But under Richard, Gaunt says, England is likened to a tenement, or a land leased out by a landlord. The country that usually wants to conquer others has conquered itself. This important criticism shows a turn in Gaunt, who at first would not criticize his king for fear of breaking his Christian duty. But the harm to England and its reputation that Gaunt attributes to Richard seems to be the only thing capable of causing Gaunt to act and speak out. Gaunt calls Richard the landlord of England, not the king, and says that, as Henry suggests later, the king must be held accountable for his actions and treated as a subject of the law. Thus we see the notion that a monarch’s power and infallibility come second only to the prosperity of England itself, which is figured as “the womb of royal kings.” Kings and queens might replace one another, but the constant is England, which gives rulers their power and apparently must always thrive, despite the individual goals, failings, or desires of its monarchs.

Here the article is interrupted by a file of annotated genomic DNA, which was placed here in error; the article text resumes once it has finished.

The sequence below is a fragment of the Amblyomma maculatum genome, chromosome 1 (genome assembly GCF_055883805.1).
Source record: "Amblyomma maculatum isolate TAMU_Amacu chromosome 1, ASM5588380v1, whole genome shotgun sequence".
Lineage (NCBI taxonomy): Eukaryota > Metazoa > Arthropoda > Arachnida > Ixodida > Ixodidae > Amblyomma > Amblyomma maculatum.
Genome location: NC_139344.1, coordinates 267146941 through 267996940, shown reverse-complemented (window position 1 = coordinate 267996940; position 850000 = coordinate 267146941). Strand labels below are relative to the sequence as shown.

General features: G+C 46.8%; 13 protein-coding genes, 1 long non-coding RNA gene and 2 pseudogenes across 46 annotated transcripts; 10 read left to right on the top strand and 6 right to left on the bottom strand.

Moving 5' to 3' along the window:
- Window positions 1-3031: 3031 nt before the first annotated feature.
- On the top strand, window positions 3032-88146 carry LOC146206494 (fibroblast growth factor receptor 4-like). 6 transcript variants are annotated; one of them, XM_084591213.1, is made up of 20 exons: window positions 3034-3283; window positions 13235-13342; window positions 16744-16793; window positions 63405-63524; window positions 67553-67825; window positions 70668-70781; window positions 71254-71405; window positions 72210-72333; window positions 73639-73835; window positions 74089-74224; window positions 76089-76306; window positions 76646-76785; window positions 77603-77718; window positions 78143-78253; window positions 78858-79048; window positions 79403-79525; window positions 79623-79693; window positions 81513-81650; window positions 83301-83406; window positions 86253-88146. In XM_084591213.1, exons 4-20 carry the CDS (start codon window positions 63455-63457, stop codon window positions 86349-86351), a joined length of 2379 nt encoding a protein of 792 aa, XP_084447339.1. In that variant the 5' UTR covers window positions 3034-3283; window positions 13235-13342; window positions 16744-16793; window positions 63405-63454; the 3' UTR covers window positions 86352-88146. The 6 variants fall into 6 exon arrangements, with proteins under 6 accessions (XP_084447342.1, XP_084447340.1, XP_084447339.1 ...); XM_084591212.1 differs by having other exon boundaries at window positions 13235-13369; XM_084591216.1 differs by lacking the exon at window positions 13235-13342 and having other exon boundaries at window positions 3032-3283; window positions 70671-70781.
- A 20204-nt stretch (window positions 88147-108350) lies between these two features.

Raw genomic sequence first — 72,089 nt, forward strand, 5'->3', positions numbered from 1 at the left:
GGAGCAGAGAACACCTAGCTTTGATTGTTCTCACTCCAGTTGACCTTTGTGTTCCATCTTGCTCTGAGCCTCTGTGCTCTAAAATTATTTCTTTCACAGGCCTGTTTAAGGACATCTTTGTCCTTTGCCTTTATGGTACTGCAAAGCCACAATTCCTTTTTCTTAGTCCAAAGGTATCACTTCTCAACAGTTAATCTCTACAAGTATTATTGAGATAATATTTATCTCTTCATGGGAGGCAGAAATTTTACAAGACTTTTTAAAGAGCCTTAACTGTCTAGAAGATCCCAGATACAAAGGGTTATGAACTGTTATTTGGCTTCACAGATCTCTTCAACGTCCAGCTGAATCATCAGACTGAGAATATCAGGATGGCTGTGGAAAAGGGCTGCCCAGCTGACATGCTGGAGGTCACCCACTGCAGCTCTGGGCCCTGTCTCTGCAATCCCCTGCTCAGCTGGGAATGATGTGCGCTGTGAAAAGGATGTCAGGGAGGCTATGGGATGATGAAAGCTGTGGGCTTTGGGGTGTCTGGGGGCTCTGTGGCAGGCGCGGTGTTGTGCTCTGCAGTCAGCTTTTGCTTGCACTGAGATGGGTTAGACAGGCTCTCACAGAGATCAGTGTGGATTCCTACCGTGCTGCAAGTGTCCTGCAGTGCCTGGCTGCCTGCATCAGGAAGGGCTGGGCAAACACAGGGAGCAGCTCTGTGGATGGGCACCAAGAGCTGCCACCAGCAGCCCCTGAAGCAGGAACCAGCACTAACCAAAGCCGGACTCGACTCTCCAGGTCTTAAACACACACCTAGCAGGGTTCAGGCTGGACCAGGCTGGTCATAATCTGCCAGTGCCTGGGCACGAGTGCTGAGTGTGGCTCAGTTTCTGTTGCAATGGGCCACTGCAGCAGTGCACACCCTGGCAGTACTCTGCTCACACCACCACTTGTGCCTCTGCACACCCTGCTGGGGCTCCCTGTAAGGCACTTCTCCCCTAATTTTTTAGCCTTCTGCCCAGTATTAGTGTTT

England Quotes in Richard II
The language I have learnt these forty years,
My native English, now I must forgo;
And now my tongue's use is to me no more
Than an unstringéd viol or a harp,
Or like a cunning instrument cased up,
Or, being open, put into his hands
That knows no touch to tune the harmony.
What is thy sentence then but speechless death,
Which robs my tongue from breathing native breath?
How long a time lies in one little word!
Four lagging winters and four wanton springs
End in a word; such is the breath of kings.
Shorten my days thou canst with sullen sorrow,
And pluck nights from me, but not lend a morrow.
Thou canst help time to furrow me with age,
But stop no wrinkle in his pilgrimage,
Thy word is current with him for my death,
But dead, thy kingdom cannot buy my breath.
This royal throne of kings, this sceptered isle,
This earth of majesty, this seat of Mars,
This other Eden, demi-paradise,
This fortress built by Nature for herself
Against infection and the hand of war,
This happy breed of men, this little world,
This precious stone set in the silver sea,
This nurse, this teeming womb of royal kings,
Feared by their breed and famous by their birth,